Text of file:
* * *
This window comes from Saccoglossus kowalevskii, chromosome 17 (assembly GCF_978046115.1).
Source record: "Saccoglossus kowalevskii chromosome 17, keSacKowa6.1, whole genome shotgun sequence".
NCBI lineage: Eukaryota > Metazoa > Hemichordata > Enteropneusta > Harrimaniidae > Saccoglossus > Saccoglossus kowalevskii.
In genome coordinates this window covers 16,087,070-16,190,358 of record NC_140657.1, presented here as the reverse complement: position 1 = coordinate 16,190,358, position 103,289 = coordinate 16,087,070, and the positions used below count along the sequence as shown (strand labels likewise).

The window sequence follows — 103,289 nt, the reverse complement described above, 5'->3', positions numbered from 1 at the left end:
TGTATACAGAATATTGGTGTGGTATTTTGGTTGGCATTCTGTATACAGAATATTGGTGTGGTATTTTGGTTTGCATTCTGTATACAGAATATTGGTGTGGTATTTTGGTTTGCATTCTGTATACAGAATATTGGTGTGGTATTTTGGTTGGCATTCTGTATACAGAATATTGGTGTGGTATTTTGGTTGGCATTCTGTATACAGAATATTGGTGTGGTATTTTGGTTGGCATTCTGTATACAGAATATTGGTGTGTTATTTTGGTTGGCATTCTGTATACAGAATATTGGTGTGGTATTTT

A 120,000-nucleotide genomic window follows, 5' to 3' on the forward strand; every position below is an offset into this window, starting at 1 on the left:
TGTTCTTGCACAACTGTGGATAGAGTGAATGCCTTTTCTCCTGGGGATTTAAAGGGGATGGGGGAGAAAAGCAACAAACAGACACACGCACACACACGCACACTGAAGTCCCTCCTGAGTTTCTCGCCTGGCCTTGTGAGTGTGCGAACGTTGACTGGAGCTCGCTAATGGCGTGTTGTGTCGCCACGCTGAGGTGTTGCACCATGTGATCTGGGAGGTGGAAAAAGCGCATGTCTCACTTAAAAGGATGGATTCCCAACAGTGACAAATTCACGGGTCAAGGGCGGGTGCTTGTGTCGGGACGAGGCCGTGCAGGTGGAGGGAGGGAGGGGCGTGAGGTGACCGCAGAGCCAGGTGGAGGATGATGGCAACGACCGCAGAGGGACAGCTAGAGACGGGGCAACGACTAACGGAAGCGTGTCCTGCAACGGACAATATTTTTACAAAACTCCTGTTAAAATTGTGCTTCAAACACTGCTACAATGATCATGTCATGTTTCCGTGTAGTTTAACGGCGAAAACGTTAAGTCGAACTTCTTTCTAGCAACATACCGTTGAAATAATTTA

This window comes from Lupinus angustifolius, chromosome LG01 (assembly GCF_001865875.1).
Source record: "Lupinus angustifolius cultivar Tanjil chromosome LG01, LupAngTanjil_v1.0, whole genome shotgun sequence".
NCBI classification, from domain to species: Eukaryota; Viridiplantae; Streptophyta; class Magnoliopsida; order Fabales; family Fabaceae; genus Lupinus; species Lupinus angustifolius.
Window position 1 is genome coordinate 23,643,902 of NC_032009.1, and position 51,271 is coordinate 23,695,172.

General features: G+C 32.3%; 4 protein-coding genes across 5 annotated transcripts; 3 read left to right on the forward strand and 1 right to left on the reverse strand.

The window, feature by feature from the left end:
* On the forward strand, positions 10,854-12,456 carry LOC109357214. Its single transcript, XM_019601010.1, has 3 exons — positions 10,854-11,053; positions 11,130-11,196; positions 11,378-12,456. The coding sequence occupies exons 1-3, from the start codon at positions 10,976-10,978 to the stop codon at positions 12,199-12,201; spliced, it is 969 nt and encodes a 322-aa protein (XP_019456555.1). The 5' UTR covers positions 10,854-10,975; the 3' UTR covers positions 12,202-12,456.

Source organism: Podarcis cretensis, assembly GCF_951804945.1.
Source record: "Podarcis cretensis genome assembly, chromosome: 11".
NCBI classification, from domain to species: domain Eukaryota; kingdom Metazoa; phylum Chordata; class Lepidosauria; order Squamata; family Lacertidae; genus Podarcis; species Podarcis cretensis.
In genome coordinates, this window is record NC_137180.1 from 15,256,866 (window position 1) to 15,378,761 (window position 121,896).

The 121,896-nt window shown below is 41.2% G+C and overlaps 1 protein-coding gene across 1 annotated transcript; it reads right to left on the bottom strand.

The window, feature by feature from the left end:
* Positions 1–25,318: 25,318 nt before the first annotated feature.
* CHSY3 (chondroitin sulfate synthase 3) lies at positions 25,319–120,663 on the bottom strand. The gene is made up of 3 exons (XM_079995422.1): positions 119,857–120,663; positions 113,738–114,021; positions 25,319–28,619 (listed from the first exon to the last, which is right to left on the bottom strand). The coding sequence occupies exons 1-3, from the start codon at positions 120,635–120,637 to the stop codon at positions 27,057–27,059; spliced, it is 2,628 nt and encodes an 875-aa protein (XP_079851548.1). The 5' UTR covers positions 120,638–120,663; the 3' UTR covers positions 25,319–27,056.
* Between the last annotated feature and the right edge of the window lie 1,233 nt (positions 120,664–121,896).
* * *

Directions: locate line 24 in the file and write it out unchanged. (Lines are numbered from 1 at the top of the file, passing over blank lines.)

* Between the last annotated feature and the right edge of the window lie 1,233 nt (positions 120,664–121,896).